SILVERTON RUSSET

 

Prepared by Susie Thompson, Ph.D. and Robert D. Davidson, Ph.D., Department of Horticulture & Landscape Architecture, San Luis Valley Research Center, Colorado State University

 

This profile was developed for production in the San Luis Valley.  While some guidelines may be appropriate regardless of growing area, fine-tuning for specific production locales is recommended.

 

Silverton Russet is a high yielding, medium maturing, medium russet-skinned, dual-purpose cultivar.  The Colorado and Idaho Agricultural Experiment Stations and the USDA schedule release for 1999.  Silverton was tested as AC83064-6.  Parentage of Silverton is CalWhite (A76147-2) x A7875-5.  It has medium specific gravity and attractive tuber type.  Plant Variety Protection will be applied for.

 

Plants/roots:  Emergence is rapid.  The vine is medium-sized and upright to spreading with white flowers.  It has a determinate growth habit and a moderate to shallow root system. 

 

Tubers:  Tubers have white flesh, are oblong to long, with medium russet skin.  Eyes are shallow and distributed more heavily near the apical end.  Specific gravity is medium (1.080). 

 

Yield potential:  Yield potential may exceed 400 cwt. per acre,  with a high percentage of US No. 1 tubers.

 

GROWING SEASON MANAGEMENT

Pre-planting considerations:  Tubers have a short to medium dormancy.  Whole or cut seed is acceptable.  Monitor size of seed, as sparse eye distribution on larger seed may result in “blind” seed pieces and stand problems.  A seed spacing of 10 to 12 inches may optimize yield and desired tuber size for the commercial market.  Plant this cultivar at about a 4-inch depth.

 

Fertility:  Apply total fertilizer in the following range N(180-200#), P(120-200#), K (0-100#).  Fertility needs are slightly less when compared to other major russet cultivars, such as Russet Norkotah.  Pre-plant N applications should be in the range of 90-100#.  Timing of tuberization is not affected by N applications.  Spoon-feed remaining N at the rate of 7-10# per application (do not exceed 20# per application).  Skin set may be difficult to achieve if nitrogen levels are high prior to vine desiccation.  This may perpetuate skinning and tuber early blight problems in storage.

 

Irrigation:  Interval at the maximum ET is 2.5-3 days.  Drought tolerance is moderate.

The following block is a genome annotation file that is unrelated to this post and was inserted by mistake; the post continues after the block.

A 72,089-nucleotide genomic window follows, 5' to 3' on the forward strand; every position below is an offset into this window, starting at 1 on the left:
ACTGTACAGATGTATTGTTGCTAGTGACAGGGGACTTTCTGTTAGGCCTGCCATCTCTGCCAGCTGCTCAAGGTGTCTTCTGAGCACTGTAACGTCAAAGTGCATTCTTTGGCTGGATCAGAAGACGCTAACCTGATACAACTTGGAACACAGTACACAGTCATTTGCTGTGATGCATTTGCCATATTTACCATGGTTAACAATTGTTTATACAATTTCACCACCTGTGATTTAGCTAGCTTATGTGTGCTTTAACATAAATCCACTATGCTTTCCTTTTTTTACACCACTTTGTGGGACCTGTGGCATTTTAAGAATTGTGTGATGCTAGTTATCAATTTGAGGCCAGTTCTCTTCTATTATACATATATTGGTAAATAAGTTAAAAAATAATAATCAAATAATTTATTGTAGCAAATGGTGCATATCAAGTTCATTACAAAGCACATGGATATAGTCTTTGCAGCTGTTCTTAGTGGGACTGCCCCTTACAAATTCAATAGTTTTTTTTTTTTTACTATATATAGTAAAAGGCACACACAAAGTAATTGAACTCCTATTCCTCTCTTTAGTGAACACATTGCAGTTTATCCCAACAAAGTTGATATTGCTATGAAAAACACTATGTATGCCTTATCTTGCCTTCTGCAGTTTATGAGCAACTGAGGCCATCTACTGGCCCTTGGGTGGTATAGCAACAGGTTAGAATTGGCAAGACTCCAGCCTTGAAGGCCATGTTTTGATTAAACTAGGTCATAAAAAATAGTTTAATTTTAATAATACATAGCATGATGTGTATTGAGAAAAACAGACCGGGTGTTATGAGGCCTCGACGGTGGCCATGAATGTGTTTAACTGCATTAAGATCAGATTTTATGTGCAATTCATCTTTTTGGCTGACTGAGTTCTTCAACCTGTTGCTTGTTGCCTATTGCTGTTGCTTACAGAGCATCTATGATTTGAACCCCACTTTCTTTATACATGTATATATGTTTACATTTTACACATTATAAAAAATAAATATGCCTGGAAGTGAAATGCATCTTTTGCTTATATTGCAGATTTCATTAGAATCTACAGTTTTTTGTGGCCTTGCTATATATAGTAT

Pest control

Weeds:  Competes well with weeds.  Silverton Russet is sensitive to metribuzin (Sencor, Lexone) applications. 

Insects:  Standard insect control measures generally are effective, but timing and rotation of appropriate control is important due to high aphid preference and virus spread. 

Fungicides:  Frequency of fungicide applications is the same as for other popular russet cultivars.  Silverton may be slightly more susceptible to foliar early blight, so adequate protection is warranted.

 

Tuberization/bulking:  Silverton sets about 8 tubers per plant.  Tubers are set in the middle of the hill.  Tuber initiation and bulking rate are medium.  Heat runners may develop if soil temperatures are high during the late vegetative and tuber bulking phases.  Silverton is moderately resistant to blackspot bruise.

 

Vine kill:  Average days from planting to vine kill are 115-120.  Vine killing is required, particularly if nitrogen applications have exceeded requirements.  Adequate skin set occurs within 21 days.

 

STORAGE MANAGEMENT

Silverton Russet stores well.  It is imperative that producers minimize bruising to prevent tuber early blight from developing within the storage.  Movement from storage would fit the same window as Russet Norkotah, in terms of marketing.

 

DISEASE REACTION

Bacterial ring rot foliar expression is adequate and occurs within 90 days after planting. 

 

Field

Foliar early blight                      Susceptible

Verticillium wilt                       Unknown

Blackleg                                   Susceptible

Seedpiece decay                      Susceptible

Leafroll virus                             Susceptible

Leafroll net necrosis                  Unknown

PVY                                        Very Susceptible – Can be latent early season

PVX                                        Susceptible

Common scab                          Unknown

Bacterial ring rot                       Susceptible

 

Storage

Tuber early blight                      Susceptible

Bacterial soft rot                       Susceptible

Fusarium dry rot                     Susceptible

Pythium leak                           Unknown

Pink rot (Phytophthora)          Unknown

Silver scurf                               Unknown

Rhizoctonia scurf                     Susceptible

Disease reaction ratings = susceptible, moderately susceptible, moderate, moderately resistant and resistant.

12/99